Cleaner Cruises, Toxic Breast Milk and the Gift of a Tree

What is the environmental impact of cruise ships?

—David Haviland, Ann Arbor, MI

Chris Murphy Illustration

For several million passengers each year, an ocean cruise can be the ultimate vacation. But according to the activist group Bluewater Network, "from 1993 to 1998, cruise ships were involved in 104 detected and confirmed cases of illegal discharges of oil, garbage and hazardous wastes, and they paid more than $30 million in fines." Royal Caribbean Cruises alone pled guilty to 21 felony counts for illegal pollution, falsifying documents and lying to the U.S. Coast Guard. Vice President Michael Crye of the International Council of Cruise Lines claims that "the cruise industry is working to develop solutions to environmental challenges." But a March 2000 U.S. General Accounting Office report states that "important issues remain."

To make sure your travel dollars don’t support unsustainable activities, consult Bluewater Network and the Center for Marine Conservation for each company’s environmental record. When planning a trip, ask your travel agent about the company’s operating guidelines and environmental philosophy. For a lower-impact line, contact the International Ecotourism Society. Any suspicious dumping or pollution at sea should be reported to the U.S. Coast Guard National Response Center at (800) 424-8802.


Bluewater Network
Tel: (415) 788-3666

Center for Marine Conservation
Tel: (202) 429-5609

International Ecotourism Society
Tel: (802) 651-9818

How can I have a tree planted in someone’s name as a gift?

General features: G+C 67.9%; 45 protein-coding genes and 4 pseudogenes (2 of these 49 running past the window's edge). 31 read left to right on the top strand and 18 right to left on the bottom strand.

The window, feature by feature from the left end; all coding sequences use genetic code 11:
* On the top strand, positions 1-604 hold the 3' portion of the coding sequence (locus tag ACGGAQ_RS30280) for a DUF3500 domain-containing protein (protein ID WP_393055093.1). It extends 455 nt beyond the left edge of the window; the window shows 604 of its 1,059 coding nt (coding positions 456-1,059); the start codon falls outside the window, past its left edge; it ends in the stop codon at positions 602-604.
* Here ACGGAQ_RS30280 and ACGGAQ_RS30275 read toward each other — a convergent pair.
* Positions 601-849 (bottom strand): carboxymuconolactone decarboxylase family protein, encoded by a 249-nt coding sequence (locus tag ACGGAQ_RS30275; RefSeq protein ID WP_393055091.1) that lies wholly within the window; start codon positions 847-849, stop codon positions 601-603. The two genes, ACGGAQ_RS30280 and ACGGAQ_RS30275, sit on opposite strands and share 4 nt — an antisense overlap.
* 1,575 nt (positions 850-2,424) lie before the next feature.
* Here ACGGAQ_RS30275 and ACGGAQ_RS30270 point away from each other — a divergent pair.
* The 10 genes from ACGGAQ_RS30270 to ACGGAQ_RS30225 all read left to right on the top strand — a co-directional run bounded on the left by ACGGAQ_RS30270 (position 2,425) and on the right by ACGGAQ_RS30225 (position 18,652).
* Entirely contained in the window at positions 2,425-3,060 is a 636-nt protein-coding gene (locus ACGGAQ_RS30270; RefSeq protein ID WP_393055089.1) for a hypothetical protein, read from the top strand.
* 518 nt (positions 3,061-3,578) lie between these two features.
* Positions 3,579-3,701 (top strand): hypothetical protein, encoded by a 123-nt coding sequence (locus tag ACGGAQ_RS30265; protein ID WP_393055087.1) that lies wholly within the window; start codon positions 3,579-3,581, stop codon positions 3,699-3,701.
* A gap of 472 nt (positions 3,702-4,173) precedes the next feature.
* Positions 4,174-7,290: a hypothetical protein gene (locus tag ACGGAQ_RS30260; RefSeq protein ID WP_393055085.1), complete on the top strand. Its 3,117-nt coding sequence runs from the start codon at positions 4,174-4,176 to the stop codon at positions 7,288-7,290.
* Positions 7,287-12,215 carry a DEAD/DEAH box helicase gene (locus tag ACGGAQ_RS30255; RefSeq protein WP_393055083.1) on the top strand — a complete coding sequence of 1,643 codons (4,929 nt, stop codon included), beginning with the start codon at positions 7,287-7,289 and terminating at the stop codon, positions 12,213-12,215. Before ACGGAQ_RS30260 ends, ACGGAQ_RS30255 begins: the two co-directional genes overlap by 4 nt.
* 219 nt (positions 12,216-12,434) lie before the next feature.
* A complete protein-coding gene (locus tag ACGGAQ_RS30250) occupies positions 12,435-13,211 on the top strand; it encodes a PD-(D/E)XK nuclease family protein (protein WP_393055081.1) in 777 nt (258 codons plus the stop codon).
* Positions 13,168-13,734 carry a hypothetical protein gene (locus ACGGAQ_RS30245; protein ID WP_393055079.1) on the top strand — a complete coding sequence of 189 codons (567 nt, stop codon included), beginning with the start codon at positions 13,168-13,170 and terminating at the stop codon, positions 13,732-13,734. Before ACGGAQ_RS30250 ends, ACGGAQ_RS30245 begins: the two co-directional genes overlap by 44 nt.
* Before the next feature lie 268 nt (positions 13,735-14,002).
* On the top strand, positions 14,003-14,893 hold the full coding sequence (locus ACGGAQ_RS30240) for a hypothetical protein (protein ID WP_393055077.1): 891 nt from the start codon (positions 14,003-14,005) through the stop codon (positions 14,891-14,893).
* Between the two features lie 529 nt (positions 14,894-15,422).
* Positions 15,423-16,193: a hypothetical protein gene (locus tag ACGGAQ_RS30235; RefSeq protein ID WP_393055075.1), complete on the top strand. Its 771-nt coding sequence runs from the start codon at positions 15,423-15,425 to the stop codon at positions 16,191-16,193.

—Tracie Adrian, Brattleboro, VT

Flowers may fade and store-bought presents may break, but the gift of a living tree will enrich the health and beauty of the planet for generations to come. According to the National Arbor Day Foundation, even a single tree, which may seem a humble combatant in the war against widespread deforestation, can produce $31,250 worth of oxygen, provide $62,000 worth of air pollution control, prevent $31,500 in soil erosion and protect $37,500 of water in 50 years of growth.

The National Arbor Day Foundation provides more than eight million trees for planting in America each year, and for each $10 donated to its Trees in Memory or Trees in Celebration programs, 10 Lodgepole pine or Douglas fir trees will be planted in damaged national forests. A certificate will be sent to the person or group being honored. If you would prefer to have a tree dedicated in the state of your choice, then consider TreeGivers, a New Hampshire-based organization that has established hundreds of thousands of gift trees on public parks and reclamation areas since 1981 ($29.50 minimum). Trees for the Future will plant 200 fast-growing trees in developing countries for a $50 donation.


National Arbor Day Foundation
Tel: (402) 474-5655

Tel: (800) 862-8733

Trees for the Future
Tel: (800) 643-0001

Should mothers get their breast milk tested for DDT, dioxins or PCBs?

—Aurora Grey, Philadelphia, PA

The American Academy of Pediatrics (AAP) does not recommend testing breast milk because of a lack of standard procedures and an absence of established "normal" and "abnormal" interpretive values. "Everybody has some of the contaminants present, but there are no quality control assurance programs that can tell you if the lab is doing the testing correctly," explains Dr. Walter Rogan of the National Institute of Environmental Health Sciences.

Scientists have discovered an alarming number of toxins in human breast milk, including pesticides such as DDT and highly toxic PCBs. The Environmental Protection Agency estimates that infants who are breast fed for more than a year receive four to 12 percent of their total lifetime exposure to dioxins. A report commissioned by the World Wide Fund for Nature identified more than 350 toxic substances in human breast milk.

Though these statistics are disturbing, the benefits of breastfeeding outweigh the concerns. Mothers" milk provides essential nutrients, hormones and antibodies to infants. The AAP says the decrease in infant mortality among breast-fed infants overwhelms the current estimate of the small risk to the child—even for women at the 95th percentile of PCB levels.


American Academy of Pediatrics
Tel: (847) 434-4000